Community-Based Upper Extremity Power Training for Youth with Cerebral Palsy: A Pilot Study
Physical and Occupational Therapy in Pediatrics
Aim: To examine the effects of an upper-extremity, community-based, and power-training intervention.
Methods: Twelve participants with cerebral palsy (CP) [8 males, 4 females; mean age 14 years 6 months (SD 5 years 4 months), range 7–24] were randomly assigned to a rest-training (RT; n = 6) or training-rest (n = 6) group in this randomized, cross-over design. Training took place in participants’ home or school, three times per week for 6 weeks. We examined changes in upper extremity average power output (Pavg) in watts (W) and changes in function via the Pediatric Outcomes Data Collection Instrument (PODCI).
Results: Each participant completed at least 15 of the 18 total training sessions (91.2% adherence). Pavg increased 92.2% on average among participants (p < .05). There was a significant three-way interaction among treatment, sequence, and period with the data stratified by (Bimanual Fine Motor Function [BFMF]) level on the pain subscale of the PODCI (p = 0.0118). All participants decreased pain after training with the exception of individuals with lower functioning (BFMF II-V) in the RT group.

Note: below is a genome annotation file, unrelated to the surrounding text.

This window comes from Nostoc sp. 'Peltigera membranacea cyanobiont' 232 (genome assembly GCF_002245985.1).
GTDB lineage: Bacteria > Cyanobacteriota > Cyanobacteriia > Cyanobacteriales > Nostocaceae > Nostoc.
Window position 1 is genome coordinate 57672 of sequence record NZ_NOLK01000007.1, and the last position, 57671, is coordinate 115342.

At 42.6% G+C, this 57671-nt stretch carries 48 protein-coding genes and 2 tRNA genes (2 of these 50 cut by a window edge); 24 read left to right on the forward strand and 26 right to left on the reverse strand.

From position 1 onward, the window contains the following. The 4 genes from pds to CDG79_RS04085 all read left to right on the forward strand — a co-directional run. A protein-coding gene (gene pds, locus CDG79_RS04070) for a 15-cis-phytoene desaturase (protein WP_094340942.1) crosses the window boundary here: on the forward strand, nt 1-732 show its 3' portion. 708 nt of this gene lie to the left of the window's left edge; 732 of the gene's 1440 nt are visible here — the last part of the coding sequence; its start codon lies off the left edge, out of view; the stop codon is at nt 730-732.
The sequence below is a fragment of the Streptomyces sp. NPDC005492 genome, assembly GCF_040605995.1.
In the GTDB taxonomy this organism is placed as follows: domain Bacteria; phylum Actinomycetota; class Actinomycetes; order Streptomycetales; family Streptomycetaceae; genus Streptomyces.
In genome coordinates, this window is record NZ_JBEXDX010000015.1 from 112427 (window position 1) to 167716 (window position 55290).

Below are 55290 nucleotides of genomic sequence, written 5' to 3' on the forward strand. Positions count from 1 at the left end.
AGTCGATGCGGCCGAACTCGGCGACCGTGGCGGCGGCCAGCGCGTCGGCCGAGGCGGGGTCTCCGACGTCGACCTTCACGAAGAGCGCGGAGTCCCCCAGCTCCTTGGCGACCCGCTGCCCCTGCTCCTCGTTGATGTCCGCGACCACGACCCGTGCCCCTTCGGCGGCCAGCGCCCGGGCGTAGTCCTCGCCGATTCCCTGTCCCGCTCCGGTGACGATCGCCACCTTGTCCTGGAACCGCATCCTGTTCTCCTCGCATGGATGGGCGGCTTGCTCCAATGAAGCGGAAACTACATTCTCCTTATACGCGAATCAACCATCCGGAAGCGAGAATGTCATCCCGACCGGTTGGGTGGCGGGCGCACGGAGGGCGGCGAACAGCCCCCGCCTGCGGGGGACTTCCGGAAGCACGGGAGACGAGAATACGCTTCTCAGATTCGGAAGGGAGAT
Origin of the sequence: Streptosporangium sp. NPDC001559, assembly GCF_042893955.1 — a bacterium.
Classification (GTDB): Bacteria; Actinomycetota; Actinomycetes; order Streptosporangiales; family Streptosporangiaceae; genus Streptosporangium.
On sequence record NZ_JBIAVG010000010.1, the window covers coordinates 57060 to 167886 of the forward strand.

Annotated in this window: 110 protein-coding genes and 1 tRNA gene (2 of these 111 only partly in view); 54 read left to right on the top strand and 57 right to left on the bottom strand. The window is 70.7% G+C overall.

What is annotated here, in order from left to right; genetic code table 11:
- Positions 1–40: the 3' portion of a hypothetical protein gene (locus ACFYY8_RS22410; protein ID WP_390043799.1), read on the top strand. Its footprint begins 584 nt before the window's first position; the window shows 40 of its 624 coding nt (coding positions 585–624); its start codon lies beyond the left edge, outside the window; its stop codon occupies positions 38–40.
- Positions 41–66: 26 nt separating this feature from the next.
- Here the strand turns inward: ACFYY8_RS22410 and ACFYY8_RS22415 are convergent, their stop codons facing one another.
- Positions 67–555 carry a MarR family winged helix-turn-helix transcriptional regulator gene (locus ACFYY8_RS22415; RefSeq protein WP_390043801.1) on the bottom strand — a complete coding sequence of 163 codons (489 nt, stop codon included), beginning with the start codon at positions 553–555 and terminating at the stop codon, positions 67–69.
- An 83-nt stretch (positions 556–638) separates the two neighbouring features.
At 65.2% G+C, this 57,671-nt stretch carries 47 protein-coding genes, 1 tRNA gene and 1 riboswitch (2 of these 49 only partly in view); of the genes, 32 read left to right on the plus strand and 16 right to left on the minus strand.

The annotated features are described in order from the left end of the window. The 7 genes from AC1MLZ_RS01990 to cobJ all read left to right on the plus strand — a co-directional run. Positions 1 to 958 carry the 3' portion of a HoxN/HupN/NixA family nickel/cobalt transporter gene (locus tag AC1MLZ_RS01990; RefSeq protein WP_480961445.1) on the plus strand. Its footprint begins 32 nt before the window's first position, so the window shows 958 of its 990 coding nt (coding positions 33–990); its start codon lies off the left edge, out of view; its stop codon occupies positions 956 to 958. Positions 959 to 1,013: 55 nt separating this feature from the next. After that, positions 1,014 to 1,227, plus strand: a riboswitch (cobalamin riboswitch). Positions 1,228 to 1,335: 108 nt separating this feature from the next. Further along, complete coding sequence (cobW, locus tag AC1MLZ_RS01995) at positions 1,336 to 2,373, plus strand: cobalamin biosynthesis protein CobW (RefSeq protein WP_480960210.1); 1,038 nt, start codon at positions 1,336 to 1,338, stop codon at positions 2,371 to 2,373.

Conclusion: A community-based upper extremity power-training intervention was feasible and effective at improving power among young people with CP and has the potential to improve pain.
Colquitt, Gavin, Keagan Kiely, Manuela Caciula, Li Li, Robert Vogel, Noelle G. Moreau.
"Community-Based Upper Extremity Power Training for Youth with Cerebral Palsy: A Pilot Study."
Physical and Occupational Therapy in Pediatrics.
doi: 10.1080/01942638.2019.1636924 source: https://www.tandfonline.com/doi/full/10.1080/01942638.2019.1636924